Today’s Opinion section of the Times outlined a number of initiatives for the RDA. Although I fully support the economic opportunities these projects represent to the region, I must encourage the RDA to adopt principles of “smart growth” and “sustainable development” to mitigate against any adverse impact. With the ongoing events on the Gulf Coast (due in part to the weakened wetlands system), the mission of the Great Lakes Collaborative in protecting our water supply, and the regional movement to improve the quality of life here in NWI, it is timely that the economic mission of the RDA partner with ecological principles. As we all know our waterways and air are amongst the most polluted in the country. We have the need and the opportunity to reverse the damage. First, in so doing, we have the opportunity to seed an industry of environmental re-mediation, secondly, in so doing, we open the opportunity to feed-up the American economic food chain and attract knowledge based industries and workers to the region. I have an idea, lets get obsessive about cleaning our environment and lets be known throughout the country for this obsession. Chattanooga, Tennessee can serve as a great example, considered America’s dirtiest city in the 1980’s today it is one of America’s greenest.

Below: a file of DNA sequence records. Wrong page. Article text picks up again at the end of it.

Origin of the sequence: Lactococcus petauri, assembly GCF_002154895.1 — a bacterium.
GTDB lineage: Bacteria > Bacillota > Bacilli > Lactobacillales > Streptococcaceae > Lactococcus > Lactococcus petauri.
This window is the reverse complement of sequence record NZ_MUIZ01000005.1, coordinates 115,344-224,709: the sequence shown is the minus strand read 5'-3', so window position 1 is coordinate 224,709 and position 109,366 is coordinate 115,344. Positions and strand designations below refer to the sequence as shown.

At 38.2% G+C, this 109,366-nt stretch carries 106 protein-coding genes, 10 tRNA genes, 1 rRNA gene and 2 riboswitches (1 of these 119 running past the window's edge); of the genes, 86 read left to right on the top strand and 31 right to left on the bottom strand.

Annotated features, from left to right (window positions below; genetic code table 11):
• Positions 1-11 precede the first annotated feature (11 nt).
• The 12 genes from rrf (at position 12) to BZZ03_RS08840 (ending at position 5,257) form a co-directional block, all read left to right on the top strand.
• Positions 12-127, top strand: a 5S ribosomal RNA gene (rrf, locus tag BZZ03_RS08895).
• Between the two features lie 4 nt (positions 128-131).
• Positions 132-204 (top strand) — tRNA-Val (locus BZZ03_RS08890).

At present the mission of the RDA is project or action/transportation orientated, as the outline of initiatives show. The RDA, as a natural outgrowth of NIRPC is like NIRPC, and threatens to duplicate NIRPC and past mistakes. With that said NIRPC’s historical role has been in transportation, leaving land use to the municipalities, in reality to industry (In the case of East Chicago and Gary City Planning and building standards are no longer existent). At some point, municipal shortfalls will need to be addressed at the regional level, if we are to maximize economic growth opportunities. The regions lack of history in land use planning and lack of balance between land use and transportation has contributed to the regions lack of quality of life. We lack so much. I encourage the members of the RDA to bring greater emphasis to land use planning and establish a committee addressing Brownfield redevelopment. For further discussion on Brownfield Redevelopment and three case studies see below.